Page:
Oil industry chief warns Obama on Canada pipeline

By Matthew Daly

Associated Press

Published: Wednesday, Jan. 4 2012 3:31 p.m. MST

WASHINGTON — The oil industry's top lobbyist warned the Obama administration Wednesday to approve the Keystone XL oil pipeline or face "huge political consequences" in an election year.

Jack Gerard, president of the American Petroleum Institute, said it would be a "huge mistake" for President Barack Obama to reject the 1,700-mile, Canada-to-Texas pipeline. Obama faces a Feb. 21 deadline to decide whether the $7 billion pipeline is in the national interest.

"Clearly, the Keystone XL pipeline is in the national interest," Gerard said at the trade association's annual "State of American Energy" event. "A determination to decide anything less than that I believe will have huge political consequences."

Gerard said the oil group has teamed up with at least 15 unions to support the pipeline, which would create thousands of jobs.

"We will stand shoulder to shoulder" with labor unions that have backed the pipeline, including the Teamsters and the AFL-CIO's Building and Construction Trades Department, Gerard said.

"Over the next 60 days, they will not be silent," he said.

Gerard repeatedly referred to the Keystone pipeline at his annual speech assessing the energy industry, calling it the business group's top near-term priority.

While the pipeline has not been a focus of the GOP race for president, Gerard said the issue has the potential to become a major factor in the general election.

"It's already an election issue" in the presidential race and is likely to be a focus of several U.S. Senate races, Gerard said, calling the pipeline the largest "shovel-ready" project in the country.

The pipeline, proposed by Calgary-based TransCanada, would carry oil derived from tar sands in western Canada to refineries in Texas, passing through Montana, South Dakota, Nebraska, Kansas and Oklahoma.

TransCanada says the pipeline could create as many as 20,000 jobs over two years, a figure opponents say is inflated. A State Department report last summer said the pipeline would create up to 6,000 jobs during construction.

The pipeline proposal has forced the White House to make a politically risky choice between two key Democratic constituencies. Many unions back the project as a job creator in a down economy, while environmental groups fear it could lead to an oil spill disaster.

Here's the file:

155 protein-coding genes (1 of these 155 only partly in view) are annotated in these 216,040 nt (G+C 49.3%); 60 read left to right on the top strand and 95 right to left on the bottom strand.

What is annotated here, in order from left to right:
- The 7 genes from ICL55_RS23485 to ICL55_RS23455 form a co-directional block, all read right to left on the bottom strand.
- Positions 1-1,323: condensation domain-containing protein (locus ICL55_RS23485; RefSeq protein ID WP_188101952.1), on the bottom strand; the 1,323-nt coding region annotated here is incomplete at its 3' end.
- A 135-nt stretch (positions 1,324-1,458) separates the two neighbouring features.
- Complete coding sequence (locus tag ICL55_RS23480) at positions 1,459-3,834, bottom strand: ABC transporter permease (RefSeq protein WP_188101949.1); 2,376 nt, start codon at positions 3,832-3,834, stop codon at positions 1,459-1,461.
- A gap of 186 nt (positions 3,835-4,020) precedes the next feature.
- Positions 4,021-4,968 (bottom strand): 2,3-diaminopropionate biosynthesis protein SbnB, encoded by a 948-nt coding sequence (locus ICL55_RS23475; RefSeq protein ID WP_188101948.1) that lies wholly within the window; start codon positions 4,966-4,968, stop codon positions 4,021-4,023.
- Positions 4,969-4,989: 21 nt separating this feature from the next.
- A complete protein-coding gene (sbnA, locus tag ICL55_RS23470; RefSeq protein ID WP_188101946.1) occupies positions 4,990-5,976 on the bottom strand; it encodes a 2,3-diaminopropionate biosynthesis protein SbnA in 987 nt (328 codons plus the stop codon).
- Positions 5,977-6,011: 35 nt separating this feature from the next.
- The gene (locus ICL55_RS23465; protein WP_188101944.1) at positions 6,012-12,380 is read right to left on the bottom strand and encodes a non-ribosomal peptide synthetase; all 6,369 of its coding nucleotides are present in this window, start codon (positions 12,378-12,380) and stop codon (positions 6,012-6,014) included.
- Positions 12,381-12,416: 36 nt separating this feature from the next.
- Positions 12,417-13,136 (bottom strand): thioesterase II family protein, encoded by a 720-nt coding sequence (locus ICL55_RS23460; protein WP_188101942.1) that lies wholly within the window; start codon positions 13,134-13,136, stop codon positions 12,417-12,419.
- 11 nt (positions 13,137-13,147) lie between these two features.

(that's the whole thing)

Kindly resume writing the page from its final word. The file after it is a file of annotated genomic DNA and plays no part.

A payroll tax law signed by Obama just before Christmas includes a Republican-sponsored provision that sets a Feb. 21 deadline for Obama to decide on the pipeline. The administration is warning it would rather say no than rush a decision in an election year.

Environmental advocates, already disappointed with Obama's failure to achieve climate change legislation and his decision to delay new smog standards, have made it clear that approval of the pipeline would dampen their enthusiasm in his bid for re-election.

Some liberal donors even threatened to cut off funds to Obama's re-election campaign to protest the project, which opponents say would transport "dirty oil" that requires huge amounts of energy to extract.

If he rejects the pipeline, Obama risks losing support from organized labor, a key part of the Democratic base, for thwarting jobs.

Obama appeared to have skirted what some dubbed the "Keystone conundrum" in November when the State Department announced it was postponing a decision on the pipeline until after this year's election. Officials said they needed extra time to study routes that avoid an environmentally sensitive area of Nebraska that supplies water to eight states.

The affected area stretches just 65 miles through the Sandhills region of northern Nebraska, but the concerns were serious enough that the state's governor and senators opposed the project until the pipeline was moved.

Republican Gov. Dave Heineman, who opposed the initial route, says he supports efforts to accelerate the project, noting that provisions in the payroll tax bill allow the project developer to find a new route avoiding the Sandhills.

There was no immediate response from the White House.

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